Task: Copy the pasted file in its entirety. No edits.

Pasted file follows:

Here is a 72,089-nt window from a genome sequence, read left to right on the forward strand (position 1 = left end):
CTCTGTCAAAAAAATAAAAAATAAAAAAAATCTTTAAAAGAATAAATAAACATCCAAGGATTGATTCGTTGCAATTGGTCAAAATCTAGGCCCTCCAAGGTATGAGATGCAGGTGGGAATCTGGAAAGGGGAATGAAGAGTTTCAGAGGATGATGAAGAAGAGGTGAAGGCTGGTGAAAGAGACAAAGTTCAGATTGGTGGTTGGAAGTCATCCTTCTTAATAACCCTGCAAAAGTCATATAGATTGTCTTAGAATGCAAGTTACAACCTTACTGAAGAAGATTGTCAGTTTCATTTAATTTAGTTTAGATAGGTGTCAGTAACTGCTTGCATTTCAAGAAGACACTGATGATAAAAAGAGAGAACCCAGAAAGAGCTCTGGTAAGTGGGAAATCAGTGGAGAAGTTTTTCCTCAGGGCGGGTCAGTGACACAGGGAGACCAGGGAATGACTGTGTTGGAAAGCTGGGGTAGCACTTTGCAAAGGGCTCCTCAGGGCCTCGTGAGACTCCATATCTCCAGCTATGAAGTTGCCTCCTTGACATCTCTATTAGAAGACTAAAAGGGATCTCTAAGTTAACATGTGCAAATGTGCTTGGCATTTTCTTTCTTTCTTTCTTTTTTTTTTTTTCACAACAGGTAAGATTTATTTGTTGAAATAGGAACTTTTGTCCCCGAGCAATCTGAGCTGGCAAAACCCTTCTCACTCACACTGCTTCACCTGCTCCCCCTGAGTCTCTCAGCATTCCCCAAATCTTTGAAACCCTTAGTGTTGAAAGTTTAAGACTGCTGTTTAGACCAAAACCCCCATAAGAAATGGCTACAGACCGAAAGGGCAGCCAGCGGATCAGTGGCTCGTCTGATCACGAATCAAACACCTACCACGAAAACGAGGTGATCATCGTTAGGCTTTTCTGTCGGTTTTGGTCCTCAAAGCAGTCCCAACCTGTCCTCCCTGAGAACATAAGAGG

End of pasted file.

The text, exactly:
Here is a 72,089-nt window from a genome sequence, read left to right on the forward strand (position 1 = left end):
CTCTGTCAAAAAAATAAAAAATAAAAAAAATCTTTAAAAGAATAAATAAACATCCAAGGATTGATTCGTTGCAATTGGTCAAAATCTAGGCCCTCCAAGGTATGAGATGCAGGTGGGAATCTGGAAAGGGGAATGAAGAGTTTCAGAGGATGATGAAGAAGAGGTGAAGGCTGGTGAAAGAGACAAAGTTCAGATTGGTGGTTGGAAGTCATCCTTCTTAATAACCCTGCAAAAGTCATATAGATTGTCTTAGAATGCAAGTTACAACCTTACTGAAGAAGATTGTCAGTTTCATTTAATTTAGTTTAGATAGGTGTCAGTAACTGCTTGCATTTCAAGAAGACACTGATGATAAAAAGAGAGAACCCAGAAAGAGCTCTGGTAAGTGGGAAATCAGTGGAGAAGTTTTTCCTCAGGGCGGGTCAGTGACACAGGGAGACCAGGGAATGACTGTGTTGGAAAGCTGGGGTAGCACTTTGCAAAGGGCTCCTCAGGGCCTCGTGAGACTCCATATCTCCAGCTATGAAGTTGCCTCCTTGACATCTCTATTAGAAGACTAAAAGGGATCTCTAAGTTAACATGTGCAAATGTGCTTGGCATTTTCTTTCTTTCTTTCTTTTTTTTTTTTTCACAACAGGTAAGATTTATTTGTTGAAATAGGAACTTTTGTCCCCGAGCAATCTGAGCTGGCAAAACCCTTCTCACTCACACTGCTTCACCTGCTCCCCCTGAGTCTCTCAGCATTCCCCAAATCTTTGAAACCCTTAGTGTTGAAAGTTTAAGACTGCTGTTTAGACCAAAACCCCCATAAGAAATGGCTACAGACCGAAAGGGCAGCCAGCGGATCAGTGGCTCGTCTGATCACGAATCAAACACCTACCACGAAAACGAGGTGATCATCGTTAGGCTTTTCTGTCGGTTTTGGTCCTCAAAGCAGTCCCAACCTGTCCTCCCTGAGAACATAAGAGG